The FDA requires any cannabis product (hemp-derived or otherwise) that is marketed with a claim of therapeutic benefit, or with any other disease claim, to be approved by the FDA for its intended use before it may be introduced into interstate commerce.  When it comes to edible items containing CBD the Farm Bill expressly preserved the Food and Drug Administration’s (“FDA”) authority to regulate products containing cannabis or cannabis-derived compounds under the Federal Food, Drug, and Cosmetic Act (FD&C Act) and the Public Health Service Act. As such, if a hemp product is intended for use as a drug, food (including dietary supplement), device, or cosmetic by humans or animals and is introduced into interstate commerce, the product is subject to FDA regulation regardless of its source.

CUMCA requires applicants to include a written description concerning the applicant’s qualifications for, experience in, and knowledge of packaging and labeling. 

Lindabury’s corporate team can assist reviewing the language used in advertising and packaging materials for medical cannabis and CBD products to meet FDA regulations.  

Transportation and Distribution

Under the 2018 Farm Bill, CBD products are allowed for interstate transport and sale. The Farm Bill essentially expanded federal law to cover a wider range of commercial hemp activity and gave the United States Department of Agriculture (“USDA”) regulatory authority over the cultivation of hemp.  States cannot prohibit hemp or hemp products from passing through their territory provided that the hemp or hemp products were produced in compliance with Section 10113 of the 2018 Farm Bill.  

In New Jersey, the Department of Agriculture is awaiting the USDA to propose its hemp rules in order for the Department to receive the requisite federal approvals. Once the USDA rules are approved, the USDA then will have to approve the rules for each state. The USDA has said it intends to review state proposals in the fall of 2019. The rules for each state will include testing procedures, certification methods, inspection plans and additional measures.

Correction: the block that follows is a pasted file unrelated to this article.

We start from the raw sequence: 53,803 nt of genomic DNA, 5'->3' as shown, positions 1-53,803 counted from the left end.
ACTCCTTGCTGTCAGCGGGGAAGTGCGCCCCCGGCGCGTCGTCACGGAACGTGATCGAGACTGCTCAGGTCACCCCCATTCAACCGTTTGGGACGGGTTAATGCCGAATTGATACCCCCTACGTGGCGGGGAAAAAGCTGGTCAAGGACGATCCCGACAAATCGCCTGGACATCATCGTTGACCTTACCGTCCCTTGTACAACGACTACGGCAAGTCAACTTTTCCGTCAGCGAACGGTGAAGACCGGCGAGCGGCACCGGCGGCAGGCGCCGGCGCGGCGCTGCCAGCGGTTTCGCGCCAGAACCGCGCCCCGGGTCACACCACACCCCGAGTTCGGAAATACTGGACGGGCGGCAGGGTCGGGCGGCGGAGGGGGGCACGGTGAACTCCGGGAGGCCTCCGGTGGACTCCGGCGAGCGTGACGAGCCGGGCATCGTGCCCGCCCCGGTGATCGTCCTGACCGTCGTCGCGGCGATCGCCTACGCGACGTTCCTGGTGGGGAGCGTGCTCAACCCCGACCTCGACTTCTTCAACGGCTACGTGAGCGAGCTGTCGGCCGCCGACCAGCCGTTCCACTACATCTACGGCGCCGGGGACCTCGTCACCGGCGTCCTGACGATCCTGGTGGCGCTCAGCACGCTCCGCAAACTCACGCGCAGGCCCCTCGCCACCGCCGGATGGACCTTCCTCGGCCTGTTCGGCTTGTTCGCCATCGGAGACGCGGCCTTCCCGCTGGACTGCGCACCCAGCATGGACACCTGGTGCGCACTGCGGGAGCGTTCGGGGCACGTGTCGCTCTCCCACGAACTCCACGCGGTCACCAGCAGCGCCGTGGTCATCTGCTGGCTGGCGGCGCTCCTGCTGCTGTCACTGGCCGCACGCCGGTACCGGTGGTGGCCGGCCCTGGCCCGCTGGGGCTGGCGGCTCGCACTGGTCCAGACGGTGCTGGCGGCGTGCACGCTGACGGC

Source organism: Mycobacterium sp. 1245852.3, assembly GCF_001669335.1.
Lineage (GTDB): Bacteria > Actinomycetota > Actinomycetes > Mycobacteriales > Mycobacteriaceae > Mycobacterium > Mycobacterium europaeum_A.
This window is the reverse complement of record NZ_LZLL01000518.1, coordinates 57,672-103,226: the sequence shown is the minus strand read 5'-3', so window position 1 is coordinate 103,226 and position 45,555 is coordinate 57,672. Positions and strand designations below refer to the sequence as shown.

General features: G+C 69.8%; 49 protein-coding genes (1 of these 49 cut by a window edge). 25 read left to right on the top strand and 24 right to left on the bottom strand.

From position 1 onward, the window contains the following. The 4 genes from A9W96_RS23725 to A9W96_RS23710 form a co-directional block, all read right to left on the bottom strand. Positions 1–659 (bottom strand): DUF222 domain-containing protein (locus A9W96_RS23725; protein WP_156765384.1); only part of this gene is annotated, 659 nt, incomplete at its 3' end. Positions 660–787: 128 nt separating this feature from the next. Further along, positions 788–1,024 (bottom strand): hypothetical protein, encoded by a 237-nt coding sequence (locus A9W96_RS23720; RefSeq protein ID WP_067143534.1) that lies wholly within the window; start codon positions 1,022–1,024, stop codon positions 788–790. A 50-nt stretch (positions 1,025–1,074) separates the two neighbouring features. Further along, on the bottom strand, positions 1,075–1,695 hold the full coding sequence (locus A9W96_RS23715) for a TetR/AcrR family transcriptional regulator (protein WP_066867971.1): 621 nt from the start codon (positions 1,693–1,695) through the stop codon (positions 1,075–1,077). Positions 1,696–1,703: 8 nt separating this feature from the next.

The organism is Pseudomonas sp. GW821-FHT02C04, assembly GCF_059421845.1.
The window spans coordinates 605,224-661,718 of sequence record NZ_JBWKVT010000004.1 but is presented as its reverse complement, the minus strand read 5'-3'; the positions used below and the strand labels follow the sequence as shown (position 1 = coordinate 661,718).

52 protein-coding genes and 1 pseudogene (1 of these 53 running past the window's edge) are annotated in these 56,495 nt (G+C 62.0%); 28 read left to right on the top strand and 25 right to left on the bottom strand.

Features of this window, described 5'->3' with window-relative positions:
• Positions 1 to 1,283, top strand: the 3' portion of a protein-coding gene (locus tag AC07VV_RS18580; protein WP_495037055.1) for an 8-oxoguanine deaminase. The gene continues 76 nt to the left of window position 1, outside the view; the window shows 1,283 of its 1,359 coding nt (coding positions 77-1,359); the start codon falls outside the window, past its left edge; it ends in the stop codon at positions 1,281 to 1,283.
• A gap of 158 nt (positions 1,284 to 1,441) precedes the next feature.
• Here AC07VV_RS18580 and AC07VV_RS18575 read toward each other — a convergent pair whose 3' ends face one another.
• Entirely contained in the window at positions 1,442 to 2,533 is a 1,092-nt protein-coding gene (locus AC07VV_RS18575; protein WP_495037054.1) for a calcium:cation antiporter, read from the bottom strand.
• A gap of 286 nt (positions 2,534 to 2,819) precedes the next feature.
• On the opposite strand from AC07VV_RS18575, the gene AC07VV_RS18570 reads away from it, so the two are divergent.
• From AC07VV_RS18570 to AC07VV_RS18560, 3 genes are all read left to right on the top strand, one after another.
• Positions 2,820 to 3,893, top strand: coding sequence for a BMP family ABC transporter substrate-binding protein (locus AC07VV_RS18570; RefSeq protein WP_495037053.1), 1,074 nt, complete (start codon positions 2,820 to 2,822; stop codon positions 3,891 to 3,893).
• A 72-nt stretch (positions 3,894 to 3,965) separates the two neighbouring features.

In addition to the foregoing, New Jersey has repealed its Industrial Hemp Pilot Program and replaced it with the New Jersey Hemp Farming Act. The purpose of this new law is to “promote the expansion of the State’s hemp industry to the maximum extent permitted by federal law,” among other things. Moreover, consistent with the 2018 Farm Bill, the Hemp Farming Act states that it is lawful to possess, transport, sell, and purchase legally produced hemp products in the state.   

CUMCA also addresses rules and regulations that pertain to individuals who perform work for or on behalf of a medical cannabis cultivator, medical cannabis manufacturer, or medical cannabis dispensary, issued a permit in accordance with state law. It requires that individuals transporting, transferring, relocating, or delivering medical cannabis be issued a medical cannabis handler certification. CUMCA also directs the commission to enact rules and regulations governing the transfer of medical cannabis and medical cannabis products between medical cannabis cultivators, medical cannabis manufacturers, medical cannabis dispensaries, clinical registrants and testing labs. The current regulations under CUMCA are complex as it relates to the transportation and distribution of medical cannabis product. 

Lindabury works with companies to draft transportation and distribution agreements for a variety of products.  Our understanding of the Federal and state regulations governing cannabis products allows us to provide guidance to clients seeking to enter the cannabis industry. 

Disclaimer: Using, possessing, distributing and/or selling marijuana is illegal under federal law, regardless of any state law. Businesses and individuals should be aware that compliance with state law does not assure compliance with federal law. Federal laws may be enforced in the future. Legal advice provided by Lindabury, McCormick, Estabrook & Cooper, P.C., is designed to counsel clients regarding existing and/or proposed cannabis law. No legal or business advice we give is intended to provide any guidance or assistance in violating federal law.